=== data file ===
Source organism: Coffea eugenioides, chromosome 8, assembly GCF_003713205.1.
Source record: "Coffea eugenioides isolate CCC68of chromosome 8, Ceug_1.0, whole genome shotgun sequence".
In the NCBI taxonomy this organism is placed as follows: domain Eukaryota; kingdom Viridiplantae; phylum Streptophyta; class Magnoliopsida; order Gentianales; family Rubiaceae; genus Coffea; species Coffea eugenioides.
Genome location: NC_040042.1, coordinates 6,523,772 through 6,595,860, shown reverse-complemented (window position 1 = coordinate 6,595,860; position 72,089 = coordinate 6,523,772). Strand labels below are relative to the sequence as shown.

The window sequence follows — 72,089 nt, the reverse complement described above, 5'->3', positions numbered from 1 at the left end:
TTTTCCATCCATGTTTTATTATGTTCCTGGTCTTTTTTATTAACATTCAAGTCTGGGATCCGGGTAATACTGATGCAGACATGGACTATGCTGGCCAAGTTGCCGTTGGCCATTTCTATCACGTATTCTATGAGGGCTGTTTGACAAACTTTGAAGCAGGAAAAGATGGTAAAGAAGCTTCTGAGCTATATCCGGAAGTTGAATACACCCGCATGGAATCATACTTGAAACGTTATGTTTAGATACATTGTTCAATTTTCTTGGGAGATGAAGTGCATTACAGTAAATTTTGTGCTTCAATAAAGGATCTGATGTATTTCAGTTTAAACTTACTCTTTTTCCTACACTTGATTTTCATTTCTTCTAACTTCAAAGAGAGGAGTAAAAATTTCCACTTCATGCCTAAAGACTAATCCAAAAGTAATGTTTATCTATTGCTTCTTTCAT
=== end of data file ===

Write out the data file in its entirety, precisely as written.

Source organism: Coffea eugenioides, chromosome 8, assembly GCF_003713205.1.
Source record: "Coffea eugenioides isolate CCC68of chromosome 8, Ceug_1.0, whole genome shotgun sequence".
In the NCBI taxonomy this organism is placed as follows: domain Eukaryota; kingdom Viridiplantae; phylum Streptophyta; class Magnoliopsida; order Gentianales; family Rubiaceae; genus Coffea; species Coffea eugenioides.
Genome location: NC_040042.1, coordinates 6,523,772 through 6,595,860, shown reverse-complemented (window position 1 = coordinate 6,595,860; position 72,089 = coordinate 6,523,772). Strand labels below are relative to the sequence as shown.

The window sequence follows — 72,089 nt, the reverse complement described above, 5'->3', positions numbered from 1 at the left end:
TTTTCCATCCATGTTTTATTATGTTCCTGGTCTTTTTTATTAACATTCAAGTCTGGGATCCGGGTAATACTGATGCAGACATGGACTATGCTGGCCAAGTTGCCGTTGGCCATTTCTATCACGTATTCTATGAGGGCTGTTTGACAAACTTTGAAGCAGGAAAAGATGGTAAAGAAGCTTCTGAGCTATATCCGGAAGTTGAATACACCCGCATGGAATCATACTTGAAACGTTATGTTTAGATACATTGTTCAATTTTCTTGGGAGATGAAGTGCATTACAGTAAATTTTGTGCTTCAATAAAGGATCTGATGTATTTCAGTTTAAACTTACTCTTTTTCCTACACTTGATTTTCATTTCTTCTAACTTCAAAGAGAGGAGTAAAAATTTCCACTTCATGCCTAAAGACTAATCCAAAAGTAATGTTTATCTATTGCTTCTTTCAT